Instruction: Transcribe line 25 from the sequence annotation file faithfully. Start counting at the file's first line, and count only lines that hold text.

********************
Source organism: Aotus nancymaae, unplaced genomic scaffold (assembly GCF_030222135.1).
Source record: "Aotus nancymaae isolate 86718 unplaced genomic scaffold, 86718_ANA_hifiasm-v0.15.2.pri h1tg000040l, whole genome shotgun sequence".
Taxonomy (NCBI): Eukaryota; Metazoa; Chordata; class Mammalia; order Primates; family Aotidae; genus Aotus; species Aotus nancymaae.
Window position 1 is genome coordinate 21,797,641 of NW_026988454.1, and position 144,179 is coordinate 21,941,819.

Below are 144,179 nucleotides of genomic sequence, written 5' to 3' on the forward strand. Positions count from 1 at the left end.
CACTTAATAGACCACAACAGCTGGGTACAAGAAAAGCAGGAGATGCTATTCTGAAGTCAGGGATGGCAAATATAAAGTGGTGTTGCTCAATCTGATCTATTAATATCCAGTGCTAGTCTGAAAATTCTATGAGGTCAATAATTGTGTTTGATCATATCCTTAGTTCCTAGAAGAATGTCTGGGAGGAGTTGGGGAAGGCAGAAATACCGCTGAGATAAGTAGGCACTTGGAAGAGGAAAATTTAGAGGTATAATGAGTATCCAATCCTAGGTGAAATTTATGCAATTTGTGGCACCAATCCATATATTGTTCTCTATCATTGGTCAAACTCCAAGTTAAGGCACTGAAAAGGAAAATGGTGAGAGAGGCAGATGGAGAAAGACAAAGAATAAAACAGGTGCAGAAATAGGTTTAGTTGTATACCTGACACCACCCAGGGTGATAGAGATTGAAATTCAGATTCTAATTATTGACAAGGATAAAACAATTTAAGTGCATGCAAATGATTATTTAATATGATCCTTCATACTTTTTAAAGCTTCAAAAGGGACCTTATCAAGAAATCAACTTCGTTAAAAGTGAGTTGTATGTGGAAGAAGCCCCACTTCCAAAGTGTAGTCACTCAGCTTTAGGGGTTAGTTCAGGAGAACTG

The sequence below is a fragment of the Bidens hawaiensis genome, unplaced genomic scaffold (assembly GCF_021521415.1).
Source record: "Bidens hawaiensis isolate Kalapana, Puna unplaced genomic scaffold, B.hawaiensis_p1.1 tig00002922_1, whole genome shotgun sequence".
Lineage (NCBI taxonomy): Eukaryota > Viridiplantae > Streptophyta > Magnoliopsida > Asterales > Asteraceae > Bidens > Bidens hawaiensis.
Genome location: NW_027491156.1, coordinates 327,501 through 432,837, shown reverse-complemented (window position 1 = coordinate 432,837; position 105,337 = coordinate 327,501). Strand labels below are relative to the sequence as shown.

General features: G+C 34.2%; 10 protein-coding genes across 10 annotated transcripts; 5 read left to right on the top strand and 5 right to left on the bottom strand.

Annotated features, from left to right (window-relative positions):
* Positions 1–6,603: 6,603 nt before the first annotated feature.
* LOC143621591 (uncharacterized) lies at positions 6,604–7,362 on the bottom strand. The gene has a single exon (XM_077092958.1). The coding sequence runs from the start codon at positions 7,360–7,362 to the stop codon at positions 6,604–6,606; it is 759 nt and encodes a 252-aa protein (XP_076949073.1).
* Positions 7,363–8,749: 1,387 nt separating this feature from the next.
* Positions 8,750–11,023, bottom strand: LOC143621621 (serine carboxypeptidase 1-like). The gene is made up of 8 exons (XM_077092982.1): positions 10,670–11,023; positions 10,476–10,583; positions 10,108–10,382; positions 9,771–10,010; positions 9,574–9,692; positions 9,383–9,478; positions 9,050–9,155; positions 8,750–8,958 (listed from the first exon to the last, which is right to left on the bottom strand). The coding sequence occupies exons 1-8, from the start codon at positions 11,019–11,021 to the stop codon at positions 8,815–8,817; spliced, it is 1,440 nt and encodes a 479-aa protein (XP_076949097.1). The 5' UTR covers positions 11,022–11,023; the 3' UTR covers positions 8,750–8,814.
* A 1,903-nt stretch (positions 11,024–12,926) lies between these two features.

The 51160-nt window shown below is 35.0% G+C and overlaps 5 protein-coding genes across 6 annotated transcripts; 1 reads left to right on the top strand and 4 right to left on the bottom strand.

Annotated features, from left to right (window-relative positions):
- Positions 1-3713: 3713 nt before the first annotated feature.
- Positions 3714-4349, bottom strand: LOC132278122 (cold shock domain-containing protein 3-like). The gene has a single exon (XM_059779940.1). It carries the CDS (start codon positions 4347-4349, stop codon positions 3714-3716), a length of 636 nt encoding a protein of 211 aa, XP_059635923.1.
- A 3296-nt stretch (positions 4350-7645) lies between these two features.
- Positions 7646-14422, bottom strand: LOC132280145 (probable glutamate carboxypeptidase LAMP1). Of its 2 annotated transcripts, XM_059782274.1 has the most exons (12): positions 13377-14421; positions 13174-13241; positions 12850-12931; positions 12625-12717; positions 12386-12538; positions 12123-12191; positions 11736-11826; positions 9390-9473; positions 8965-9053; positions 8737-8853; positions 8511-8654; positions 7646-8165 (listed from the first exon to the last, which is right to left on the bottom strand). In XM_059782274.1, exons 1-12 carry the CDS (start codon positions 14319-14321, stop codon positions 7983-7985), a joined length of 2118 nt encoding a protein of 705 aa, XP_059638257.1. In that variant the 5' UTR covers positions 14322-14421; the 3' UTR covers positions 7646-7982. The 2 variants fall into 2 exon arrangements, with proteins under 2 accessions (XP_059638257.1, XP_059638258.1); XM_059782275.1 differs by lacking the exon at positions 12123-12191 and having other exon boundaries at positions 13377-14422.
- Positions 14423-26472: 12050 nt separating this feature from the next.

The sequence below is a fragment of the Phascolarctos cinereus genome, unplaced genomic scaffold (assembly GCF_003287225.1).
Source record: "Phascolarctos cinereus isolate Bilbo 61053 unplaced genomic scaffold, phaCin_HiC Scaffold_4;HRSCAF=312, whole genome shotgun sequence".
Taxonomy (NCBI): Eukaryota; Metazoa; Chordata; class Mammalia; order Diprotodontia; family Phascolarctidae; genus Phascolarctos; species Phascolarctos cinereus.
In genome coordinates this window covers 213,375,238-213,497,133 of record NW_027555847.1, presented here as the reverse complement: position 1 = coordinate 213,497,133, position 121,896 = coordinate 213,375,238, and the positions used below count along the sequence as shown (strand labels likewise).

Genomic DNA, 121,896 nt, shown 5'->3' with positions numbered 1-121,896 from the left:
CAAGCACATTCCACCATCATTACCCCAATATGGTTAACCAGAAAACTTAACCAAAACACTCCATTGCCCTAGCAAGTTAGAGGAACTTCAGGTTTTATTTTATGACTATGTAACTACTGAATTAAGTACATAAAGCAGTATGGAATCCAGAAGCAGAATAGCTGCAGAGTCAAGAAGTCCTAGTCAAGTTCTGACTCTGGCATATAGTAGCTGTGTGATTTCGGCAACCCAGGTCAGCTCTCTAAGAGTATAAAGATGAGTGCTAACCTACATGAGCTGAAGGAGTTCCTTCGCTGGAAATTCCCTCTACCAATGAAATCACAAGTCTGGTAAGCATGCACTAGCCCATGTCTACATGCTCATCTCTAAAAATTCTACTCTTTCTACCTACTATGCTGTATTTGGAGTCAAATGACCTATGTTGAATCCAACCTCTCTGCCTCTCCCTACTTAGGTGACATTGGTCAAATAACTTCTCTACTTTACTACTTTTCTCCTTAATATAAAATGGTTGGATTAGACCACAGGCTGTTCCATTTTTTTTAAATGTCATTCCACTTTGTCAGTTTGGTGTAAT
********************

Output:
The sequence below is a fragment of the Phascolarctos cinereus genome, unplaced genomic scaffold (assembly GCF_003287225.1).